This is a very typical problem for art and literature. It is nevertheless relevant to note that these "modifications" are often quite interesting.
Only the semiotic point of view allows theorists to recognize the autonomous existence and essential dynamism of artistic structure and to understand evolution of art as an immanent process but one in constant dialectical relationship with the evolution of other domains of culture. (Mukařovský 1976[1936]: 8)
This sounds like a reflection on Jakobson and Tynyanov's "Theses" of 1928.
The work of art bears the character of a sign. It can be identified neither with the individual state of consciousness of its creator nor with any such states in its perceiver nor with the work as artifact. The work of art exists as an "aesthetic object" located in the consciousness of an entire community. The perceivable artifact is merely, by relation with this immaterial aesthetic object, its outward signifier; individual states of consciousness induced by the artifact represent the aesthetic object only in terms of what they all have in common. (Mukařovský 1976[1936]: 8-9)
Now that I think about it, this has a lot in common with Bayard's How to talk about books you haven't read.

Mukařovský, Jan 1976[1938]. Poetic Reference. In: Matejka, Ladislav and Irwin R. Titunik (eds.), Semiotics of Art: Prague School contributions. Cambridge: MIT Press, 155-163.

The aim of this paper is to differentiate poetic reference from other types of reference. By this term we mean every reference appearing in a text which has a dominant aesthetic function. This, we do not mean only figurative references, for figurative reference not infrequently goes beyond the limits of poetry, appearing in informational language as well, and not only in the form of petrified images, but also as any newly created image (for example, an emotional image). On the other hand, not every poetic reference is figurative: there have existed poetic schools that deliberately set out to keep the use of images to a minimum. (Mukařovský 1976[1938]: 155)
How is poetic reference different from other types of reference? I presume figurative reference is something like metaphor and/or metonymy.
We must, therefore, continue to seek the specific quality of poetic reference. As our point of departure we will take any locution, preferably one which, owing to the neutrality of its semantic coloration, can be understood both as a part of an informational utterance and as an extract from some poetic text. Such, for example, is the sentence, "It's turning dark," which we spontaneously perceive as a piece of information, but which, with a change in semantic direction, we can quite easily interpret as a poetic citation from a hypothetical text. (Mukařovský 1976[1938]: 155)
I believe this latter type of reference is called allusion. Poetry does indeed seem to be full of such references. (The same goes for prose texts, for that matter. Cf. intertextuality.)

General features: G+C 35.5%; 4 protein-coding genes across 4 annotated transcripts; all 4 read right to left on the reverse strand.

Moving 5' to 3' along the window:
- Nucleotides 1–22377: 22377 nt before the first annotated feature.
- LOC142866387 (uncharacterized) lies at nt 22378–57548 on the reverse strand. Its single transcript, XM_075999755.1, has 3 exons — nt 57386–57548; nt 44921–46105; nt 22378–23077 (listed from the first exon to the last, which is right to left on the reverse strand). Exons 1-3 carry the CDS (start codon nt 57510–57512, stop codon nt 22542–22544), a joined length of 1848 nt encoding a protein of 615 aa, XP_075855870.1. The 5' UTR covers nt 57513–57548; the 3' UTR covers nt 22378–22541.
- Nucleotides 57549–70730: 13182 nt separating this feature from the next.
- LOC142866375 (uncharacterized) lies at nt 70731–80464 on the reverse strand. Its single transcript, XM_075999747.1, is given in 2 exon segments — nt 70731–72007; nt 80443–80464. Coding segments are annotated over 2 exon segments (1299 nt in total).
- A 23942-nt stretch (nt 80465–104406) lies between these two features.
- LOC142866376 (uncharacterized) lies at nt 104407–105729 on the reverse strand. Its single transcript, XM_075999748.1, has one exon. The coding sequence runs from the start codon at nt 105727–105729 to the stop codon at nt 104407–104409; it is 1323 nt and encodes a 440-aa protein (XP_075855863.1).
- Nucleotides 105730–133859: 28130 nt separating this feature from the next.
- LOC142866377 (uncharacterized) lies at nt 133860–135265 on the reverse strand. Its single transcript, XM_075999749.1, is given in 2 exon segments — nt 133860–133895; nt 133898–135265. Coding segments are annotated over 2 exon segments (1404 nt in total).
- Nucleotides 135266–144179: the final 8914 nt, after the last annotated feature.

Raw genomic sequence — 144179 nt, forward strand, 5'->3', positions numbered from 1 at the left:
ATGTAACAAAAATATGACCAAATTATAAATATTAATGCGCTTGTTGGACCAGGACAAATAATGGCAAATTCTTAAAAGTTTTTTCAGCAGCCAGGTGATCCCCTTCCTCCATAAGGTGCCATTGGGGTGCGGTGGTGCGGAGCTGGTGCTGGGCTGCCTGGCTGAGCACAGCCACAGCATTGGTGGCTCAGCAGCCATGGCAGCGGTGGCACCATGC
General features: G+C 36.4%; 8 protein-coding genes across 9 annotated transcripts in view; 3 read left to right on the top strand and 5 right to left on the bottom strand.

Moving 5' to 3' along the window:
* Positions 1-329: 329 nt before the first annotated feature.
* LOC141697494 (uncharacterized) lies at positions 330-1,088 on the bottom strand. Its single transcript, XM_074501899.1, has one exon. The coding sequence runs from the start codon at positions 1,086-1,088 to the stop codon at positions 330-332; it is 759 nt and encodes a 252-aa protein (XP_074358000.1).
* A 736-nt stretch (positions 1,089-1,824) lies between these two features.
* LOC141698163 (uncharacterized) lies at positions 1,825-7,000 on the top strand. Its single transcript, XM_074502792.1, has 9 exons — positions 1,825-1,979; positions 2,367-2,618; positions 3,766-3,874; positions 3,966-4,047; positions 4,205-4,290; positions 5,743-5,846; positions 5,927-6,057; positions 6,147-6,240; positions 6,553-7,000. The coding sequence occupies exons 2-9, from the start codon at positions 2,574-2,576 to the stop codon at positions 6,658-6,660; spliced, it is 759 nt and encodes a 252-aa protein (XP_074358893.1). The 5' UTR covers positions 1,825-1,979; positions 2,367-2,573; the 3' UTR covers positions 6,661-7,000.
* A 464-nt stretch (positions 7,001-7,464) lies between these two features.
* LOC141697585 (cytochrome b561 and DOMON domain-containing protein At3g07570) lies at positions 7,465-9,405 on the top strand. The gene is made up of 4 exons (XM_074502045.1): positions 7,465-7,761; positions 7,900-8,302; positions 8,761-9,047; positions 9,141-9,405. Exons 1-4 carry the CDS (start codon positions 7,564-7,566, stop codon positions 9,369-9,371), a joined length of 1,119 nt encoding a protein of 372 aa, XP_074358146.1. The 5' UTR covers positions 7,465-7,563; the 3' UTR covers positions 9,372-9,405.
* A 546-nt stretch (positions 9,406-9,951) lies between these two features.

Our attitude toward the statement in question changes completely, however, the moment we take it as a poetic citation. At once its relationship to the surrounding context, even though hypothetical, becomes the center of attention. (Mukařovský 1976[1938]: 156)
Of course discussion of reference cannot do without using the notion of context. This also points to an unnoticed aspect in Jakobson's schema: that the referential function of language may thought of as something like the citational function of language.
Poetic reference is primarily determined, then, not by its relationship to the reality indicated, but by the way it is set into the verbal context. This explains the well-knows fact that a word, or a group of words, characteristic of a certain prominent poetic work, is transferred from its own context to another one, a discursive context, for instance, carries with it the semantic atmosphere of the work in which it participated and with which it is associated in the linguistic consciousness of the community. (Mukařovský 1976[1938]: 156)
Here reference carries more like Gehring's contextual function than Jakobson's. That is, "the linguistic consciousness of the community" can be viewed as a single huge corpus of texts, as a universe of discourse.
Thus, in poetry, as against informational language, there is a reversal in the hierarchy of relations: in the latter attention is focussed above all on the relation, important from the practical point of view, between reference and reality, whereas for the former it is the relationship between the reference and the context incorporating it that stands to the fore. This is not to say that informational reference is absolutely exempt from any effect of the context or that, on the other hand, poetic reference is excluded from any contact with reality. All that is involved is a shift, so to speak, in the center of gravity. As for poetic reference, the weakening of its immediate relationship with reality makes of it an artistic device. That means that the poetic reference is not evaluated in terms of an extralinguistic mission but with relation to the role imposed upon it in the organization of the work's semantic unity. (Mukařovský 1976[1938]: 157)
Reference and context in Jakobson's scheme are usually understood in their relation to extralinguistic reality, but here it even transcends the immediate verbal context and takes on a greater synfunction. I think it must be recognized, in the final analysis, that when Jakobson discusses the orientation towards the context as "briefly, the so-called REFERENTIAL, "denotative", "cognitive" function", then the denotative function can be viewed as extralinguistic reference and cognitive as either informational function or as poetic reference in Mukařovský's sense.
According to Bühler, there are three functions inherent in the very nature of language, which are: representation (Darstellung), expression (Ausdruck), and appeal (Appell). (Mukařovský 1976[1938]: 157)